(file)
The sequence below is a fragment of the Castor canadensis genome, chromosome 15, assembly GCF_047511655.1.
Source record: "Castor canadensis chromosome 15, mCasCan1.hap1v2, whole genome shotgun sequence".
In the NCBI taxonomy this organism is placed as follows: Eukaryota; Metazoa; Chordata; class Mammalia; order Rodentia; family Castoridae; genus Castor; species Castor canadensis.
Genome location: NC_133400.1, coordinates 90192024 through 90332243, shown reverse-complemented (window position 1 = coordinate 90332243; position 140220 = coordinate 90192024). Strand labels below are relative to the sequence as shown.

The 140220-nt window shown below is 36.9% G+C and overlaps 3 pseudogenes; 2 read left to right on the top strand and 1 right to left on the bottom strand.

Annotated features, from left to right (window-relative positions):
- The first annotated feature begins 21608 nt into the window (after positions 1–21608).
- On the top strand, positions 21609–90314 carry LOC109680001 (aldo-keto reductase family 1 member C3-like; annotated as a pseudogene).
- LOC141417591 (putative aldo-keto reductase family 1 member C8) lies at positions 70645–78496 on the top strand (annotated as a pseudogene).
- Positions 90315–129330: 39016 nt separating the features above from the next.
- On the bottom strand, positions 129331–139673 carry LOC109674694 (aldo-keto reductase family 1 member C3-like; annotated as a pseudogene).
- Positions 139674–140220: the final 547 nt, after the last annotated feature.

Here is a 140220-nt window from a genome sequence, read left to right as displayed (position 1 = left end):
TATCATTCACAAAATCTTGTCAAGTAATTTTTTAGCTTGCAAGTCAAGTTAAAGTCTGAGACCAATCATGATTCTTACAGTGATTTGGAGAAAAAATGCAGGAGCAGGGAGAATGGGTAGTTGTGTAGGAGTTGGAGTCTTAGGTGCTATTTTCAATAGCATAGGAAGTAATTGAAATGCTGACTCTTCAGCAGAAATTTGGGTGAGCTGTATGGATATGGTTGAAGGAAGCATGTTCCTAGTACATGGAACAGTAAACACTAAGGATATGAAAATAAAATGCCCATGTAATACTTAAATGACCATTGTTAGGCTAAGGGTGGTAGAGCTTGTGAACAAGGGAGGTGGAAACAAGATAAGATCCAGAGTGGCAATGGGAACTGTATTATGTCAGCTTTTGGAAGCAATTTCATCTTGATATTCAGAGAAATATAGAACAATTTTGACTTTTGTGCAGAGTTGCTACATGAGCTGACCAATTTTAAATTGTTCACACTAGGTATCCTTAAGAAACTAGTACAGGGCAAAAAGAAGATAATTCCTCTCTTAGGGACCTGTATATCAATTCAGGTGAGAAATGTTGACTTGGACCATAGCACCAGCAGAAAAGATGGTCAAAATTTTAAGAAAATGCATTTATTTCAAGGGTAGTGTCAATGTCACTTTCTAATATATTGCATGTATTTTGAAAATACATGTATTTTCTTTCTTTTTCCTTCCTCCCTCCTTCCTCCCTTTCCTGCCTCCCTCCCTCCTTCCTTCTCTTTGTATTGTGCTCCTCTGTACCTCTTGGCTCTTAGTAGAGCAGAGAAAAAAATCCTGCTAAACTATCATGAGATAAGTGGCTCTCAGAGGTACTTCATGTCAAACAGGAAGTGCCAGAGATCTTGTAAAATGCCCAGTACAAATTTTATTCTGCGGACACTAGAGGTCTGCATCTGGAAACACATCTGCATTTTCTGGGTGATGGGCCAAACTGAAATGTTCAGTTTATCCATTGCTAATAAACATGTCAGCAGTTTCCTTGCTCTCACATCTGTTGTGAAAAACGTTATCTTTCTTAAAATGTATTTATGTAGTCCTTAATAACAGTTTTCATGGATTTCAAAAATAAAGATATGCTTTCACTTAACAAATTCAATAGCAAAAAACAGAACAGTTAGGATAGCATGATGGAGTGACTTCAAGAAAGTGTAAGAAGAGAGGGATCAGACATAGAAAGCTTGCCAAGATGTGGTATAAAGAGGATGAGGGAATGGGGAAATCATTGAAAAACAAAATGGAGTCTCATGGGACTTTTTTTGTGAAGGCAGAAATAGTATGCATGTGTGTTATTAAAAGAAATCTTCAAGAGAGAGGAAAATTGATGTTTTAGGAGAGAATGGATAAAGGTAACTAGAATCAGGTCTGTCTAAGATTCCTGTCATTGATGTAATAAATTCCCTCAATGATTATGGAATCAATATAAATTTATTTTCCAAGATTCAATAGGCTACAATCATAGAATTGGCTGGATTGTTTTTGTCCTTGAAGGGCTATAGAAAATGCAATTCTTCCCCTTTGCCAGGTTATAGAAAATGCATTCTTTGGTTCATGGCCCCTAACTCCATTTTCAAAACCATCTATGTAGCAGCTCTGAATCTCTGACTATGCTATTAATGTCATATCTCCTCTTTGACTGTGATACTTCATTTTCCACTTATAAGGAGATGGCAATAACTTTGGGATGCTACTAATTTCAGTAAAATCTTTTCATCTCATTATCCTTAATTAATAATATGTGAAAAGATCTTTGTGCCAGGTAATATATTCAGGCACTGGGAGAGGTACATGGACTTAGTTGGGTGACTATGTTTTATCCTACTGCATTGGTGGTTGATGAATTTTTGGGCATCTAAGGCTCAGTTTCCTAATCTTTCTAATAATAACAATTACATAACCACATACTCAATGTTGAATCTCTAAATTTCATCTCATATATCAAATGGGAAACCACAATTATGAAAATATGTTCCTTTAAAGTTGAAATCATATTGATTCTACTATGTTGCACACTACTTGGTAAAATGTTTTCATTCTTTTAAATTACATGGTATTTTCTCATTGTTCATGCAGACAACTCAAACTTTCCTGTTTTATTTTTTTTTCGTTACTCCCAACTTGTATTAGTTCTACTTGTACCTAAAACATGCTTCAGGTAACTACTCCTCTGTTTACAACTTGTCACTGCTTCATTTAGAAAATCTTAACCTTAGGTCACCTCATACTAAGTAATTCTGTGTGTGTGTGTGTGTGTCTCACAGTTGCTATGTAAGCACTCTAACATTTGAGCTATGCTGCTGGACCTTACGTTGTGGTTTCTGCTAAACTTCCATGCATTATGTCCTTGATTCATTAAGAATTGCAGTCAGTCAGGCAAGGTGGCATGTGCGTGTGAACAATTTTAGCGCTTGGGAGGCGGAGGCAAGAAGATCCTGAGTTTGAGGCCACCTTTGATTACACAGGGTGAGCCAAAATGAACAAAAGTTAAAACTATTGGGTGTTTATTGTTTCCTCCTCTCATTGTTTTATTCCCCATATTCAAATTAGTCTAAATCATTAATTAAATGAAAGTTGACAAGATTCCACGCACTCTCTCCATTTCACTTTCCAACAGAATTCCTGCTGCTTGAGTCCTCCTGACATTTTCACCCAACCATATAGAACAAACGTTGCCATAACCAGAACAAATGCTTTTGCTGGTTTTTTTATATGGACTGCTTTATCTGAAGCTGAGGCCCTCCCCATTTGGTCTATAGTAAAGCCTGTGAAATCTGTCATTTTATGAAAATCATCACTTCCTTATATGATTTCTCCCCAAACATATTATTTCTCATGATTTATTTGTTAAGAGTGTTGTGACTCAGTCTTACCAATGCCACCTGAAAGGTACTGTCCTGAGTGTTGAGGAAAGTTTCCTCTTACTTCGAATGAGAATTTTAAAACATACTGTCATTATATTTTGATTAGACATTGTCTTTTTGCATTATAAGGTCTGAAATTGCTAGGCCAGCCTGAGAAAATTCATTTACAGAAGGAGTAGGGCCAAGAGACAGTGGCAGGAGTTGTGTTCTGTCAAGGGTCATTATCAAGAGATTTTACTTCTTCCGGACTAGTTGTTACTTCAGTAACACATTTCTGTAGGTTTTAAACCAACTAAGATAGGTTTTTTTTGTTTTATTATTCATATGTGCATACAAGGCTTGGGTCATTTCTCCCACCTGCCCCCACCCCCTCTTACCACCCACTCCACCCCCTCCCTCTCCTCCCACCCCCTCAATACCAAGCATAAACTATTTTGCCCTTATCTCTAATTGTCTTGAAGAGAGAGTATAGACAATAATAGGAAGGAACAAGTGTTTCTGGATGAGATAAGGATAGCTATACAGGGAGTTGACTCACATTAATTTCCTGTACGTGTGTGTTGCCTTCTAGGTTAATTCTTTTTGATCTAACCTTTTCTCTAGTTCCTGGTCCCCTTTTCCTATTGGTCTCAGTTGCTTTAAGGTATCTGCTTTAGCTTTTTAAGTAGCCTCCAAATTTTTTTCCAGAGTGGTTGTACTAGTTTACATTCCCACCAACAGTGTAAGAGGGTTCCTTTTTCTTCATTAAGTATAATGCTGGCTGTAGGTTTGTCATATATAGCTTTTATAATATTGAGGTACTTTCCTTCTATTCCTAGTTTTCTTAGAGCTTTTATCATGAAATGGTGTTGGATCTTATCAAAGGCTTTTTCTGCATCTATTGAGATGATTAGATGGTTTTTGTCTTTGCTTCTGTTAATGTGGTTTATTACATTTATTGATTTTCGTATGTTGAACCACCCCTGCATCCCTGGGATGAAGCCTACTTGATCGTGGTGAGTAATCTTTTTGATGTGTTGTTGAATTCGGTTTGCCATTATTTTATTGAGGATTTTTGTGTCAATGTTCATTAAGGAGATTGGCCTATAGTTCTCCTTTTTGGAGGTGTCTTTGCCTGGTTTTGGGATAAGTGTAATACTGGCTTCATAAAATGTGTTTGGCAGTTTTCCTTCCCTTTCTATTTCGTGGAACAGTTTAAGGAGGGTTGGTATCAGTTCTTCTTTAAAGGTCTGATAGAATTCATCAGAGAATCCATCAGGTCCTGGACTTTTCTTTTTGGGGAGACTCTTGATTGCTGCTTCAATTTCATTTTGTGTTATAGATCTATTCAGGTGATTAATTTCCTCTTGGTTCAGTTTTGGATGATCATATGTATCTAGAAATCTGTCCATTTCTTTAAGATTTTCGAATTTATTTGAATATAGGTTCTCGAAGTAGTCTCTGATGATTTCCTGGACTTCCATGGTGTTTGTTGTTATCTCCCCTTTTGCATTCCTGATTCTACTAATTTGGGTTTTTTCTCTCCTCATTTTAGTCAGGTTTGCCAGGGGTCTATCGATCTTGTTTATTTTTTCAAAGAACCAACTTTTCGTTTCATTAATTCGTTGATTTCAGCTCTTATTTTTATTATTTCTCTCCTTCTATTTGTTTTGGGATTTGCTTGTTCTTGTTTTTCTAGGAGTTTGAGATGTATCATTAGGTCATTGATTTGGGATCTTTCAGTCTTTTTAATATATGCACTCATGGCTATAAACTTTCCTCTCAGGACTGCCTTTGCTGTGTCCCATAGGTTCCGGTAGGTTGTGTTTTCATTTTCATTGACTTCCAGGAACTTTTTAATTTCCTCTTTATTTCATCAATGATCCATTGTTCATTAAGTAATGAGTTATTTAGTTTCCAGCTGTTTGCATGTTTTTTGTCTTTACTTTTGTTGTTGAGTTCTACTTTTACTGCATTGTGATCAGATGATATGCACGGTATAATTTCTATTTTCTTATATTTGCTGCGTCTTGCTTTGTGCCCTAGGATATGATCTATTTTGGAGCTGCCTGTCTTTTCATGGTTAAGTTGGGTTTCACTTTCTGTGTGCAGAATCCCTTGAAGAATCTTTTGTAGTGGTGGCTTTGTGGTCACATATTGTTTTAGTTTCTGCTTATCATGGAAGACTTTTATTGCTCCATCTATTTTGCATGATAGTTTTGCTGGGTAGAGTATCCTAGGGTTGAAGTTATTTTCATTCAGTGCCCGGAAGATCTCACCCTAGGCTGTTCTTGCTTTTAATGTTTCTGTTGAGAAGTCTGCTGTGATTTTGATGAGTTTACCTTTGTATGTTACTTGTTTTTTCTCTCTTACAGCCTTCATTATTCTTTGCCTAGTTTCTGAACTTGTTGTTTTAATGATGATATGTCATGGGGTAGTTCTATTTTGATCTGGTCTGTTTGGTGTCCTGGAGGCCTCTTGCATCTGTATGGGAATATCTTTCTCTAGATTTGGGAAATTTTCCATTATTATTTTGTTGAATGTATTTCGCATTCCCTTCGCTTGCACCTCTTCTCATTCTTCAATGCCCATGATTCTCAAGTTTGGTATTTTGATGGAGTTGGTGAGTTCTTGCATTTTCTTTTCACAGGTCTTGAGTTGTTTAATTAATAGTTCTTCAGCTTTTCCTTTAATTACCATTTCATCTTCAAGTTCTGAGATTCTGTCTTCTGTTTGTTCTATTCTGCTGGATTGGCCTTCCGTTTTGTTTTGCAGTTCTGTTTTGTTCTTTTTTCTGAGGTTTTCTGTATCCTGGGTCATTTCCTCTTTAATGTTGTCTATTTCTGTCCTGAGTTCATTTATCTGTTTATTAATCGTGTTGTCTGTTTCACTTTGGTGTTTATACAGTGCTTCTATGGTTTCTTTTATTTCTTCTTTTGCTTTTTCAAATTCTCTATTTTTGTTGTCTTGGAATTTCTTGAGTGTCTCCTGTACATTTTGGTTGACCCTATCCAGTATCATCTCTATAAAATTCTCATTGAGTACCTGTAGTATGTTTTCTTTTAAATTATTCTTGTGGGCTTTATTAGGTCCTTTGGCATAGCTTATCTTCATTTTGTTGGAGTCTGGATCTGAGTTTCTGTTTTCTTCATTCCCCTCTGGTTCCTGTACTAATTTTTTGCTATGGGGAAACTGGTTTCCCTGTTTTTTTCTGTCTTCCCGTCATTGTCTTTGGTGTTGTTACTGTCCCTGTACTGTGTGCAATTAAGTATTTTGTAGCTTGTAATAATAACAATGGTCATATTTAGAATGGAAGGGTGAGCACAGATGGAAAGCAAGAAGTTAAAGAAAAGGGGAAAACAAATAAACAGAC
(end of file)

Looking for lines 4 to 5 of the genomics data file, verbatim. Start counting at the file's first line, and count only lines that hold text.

Genome location: NC_133400.1, coordinates 90192024 through 90332243, shown reverse-complemented (window position 1 = coordinate 90332243; position 140220 = coordinate 90192024). Strand labels below are relative to the sequence as shown.

The 140220-nt window shown below is 36.9% G+C and overlaps 3 pseudogenes; 2 read left to right on the top strand and 1 right to left on the bottom strand.